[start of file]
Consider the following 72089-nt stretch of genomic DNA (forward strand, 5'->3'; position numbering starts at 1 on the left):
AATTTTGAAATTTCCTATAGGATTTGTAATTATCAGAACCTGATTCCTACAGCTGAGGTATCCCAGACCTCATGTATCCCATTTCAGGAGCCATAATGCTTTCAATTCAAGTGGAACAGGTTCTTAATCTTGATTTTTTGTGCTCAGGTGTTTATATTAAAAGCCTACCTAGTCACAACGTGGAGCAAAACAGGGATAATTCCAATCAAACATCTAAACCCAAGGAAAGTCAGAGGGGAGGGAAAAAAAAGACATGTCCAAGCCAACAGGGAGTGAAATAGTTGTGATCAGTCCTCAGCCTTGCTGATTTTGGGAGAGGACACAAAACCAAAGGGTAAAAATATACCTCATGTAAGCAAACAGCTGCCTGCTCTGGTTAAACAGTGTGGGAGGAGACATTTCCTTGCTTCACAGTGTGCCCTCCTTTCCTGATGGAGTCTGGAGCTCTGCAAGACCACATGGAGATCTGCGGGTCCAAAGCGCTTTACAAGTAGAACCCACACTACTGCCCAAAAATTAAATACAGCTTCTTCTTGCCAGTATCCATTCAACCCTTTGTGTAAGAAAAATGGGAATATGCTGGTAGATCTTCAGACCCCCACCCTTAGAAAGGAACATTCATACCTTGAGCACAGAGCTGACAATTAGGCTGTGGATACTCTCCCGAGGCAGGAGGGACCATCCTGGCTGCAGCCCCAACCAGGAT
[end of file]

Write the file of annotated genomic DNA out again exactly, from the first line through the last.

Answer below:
Consider the following 72089-nt stretch of genomic DNA (forward strand, 5'->3'; position numbering starts at 1 on the left):
AATTTTGAAATTTCCTATAGGATTTGTAATTATCAGAACCTGATTCCTACAGCTGAGGTATCCCAGACCTCATGTATCCCATTTCAGGAGCCATAATGCTTTCAATTCAAGTGGAACAGGTTCTTAATCTTGATTTTTTGTGCTCAGGTGTTTATATTAAAAGCCTACCTAGTCACAACGTGGAGCAAAACAGGGATAATTCCAATCAAACATCTAAACCCAAGGAAAGTCAGAGGGGAGGGAAAAAAAAGACATGTCCAAGCCAACAGGGAGTGAAATAGTTGTGATCAGTCCTCAGCCTTGCTGATTTTGGGAGAGGACACAAAACCAAAGGGTAAAAATATACCTCATGTAAGCAAACAGCTGCCTGCTCTGGTTAAACAGTGTGGGAGGAGACATTTCCTTGCTTCACAGTGTGCCCTCCTTTCCTGATGGAGTCTGGAGCTCTGCAAGACCACATGGAGATCTGCGGGTCCAAAGCGCTTTACAAGTAGAACCCACACTACTGCCCAAAAATTAAATACAGCTTCTTCTTGCCAGTATCCATTCAACCCTTTGTGTAAGAAAAATGGGAATATGCTGGTAGATCTTCAGACCCCCACCCTTAGAAAGGAACATTCATACCTTGAGCACAGAGCTGACAATTAGGCTGTGGATACTCTCCCGAGGCAGGAGGGACCATCCTGGCTGCAGCCCCAACCAGGAT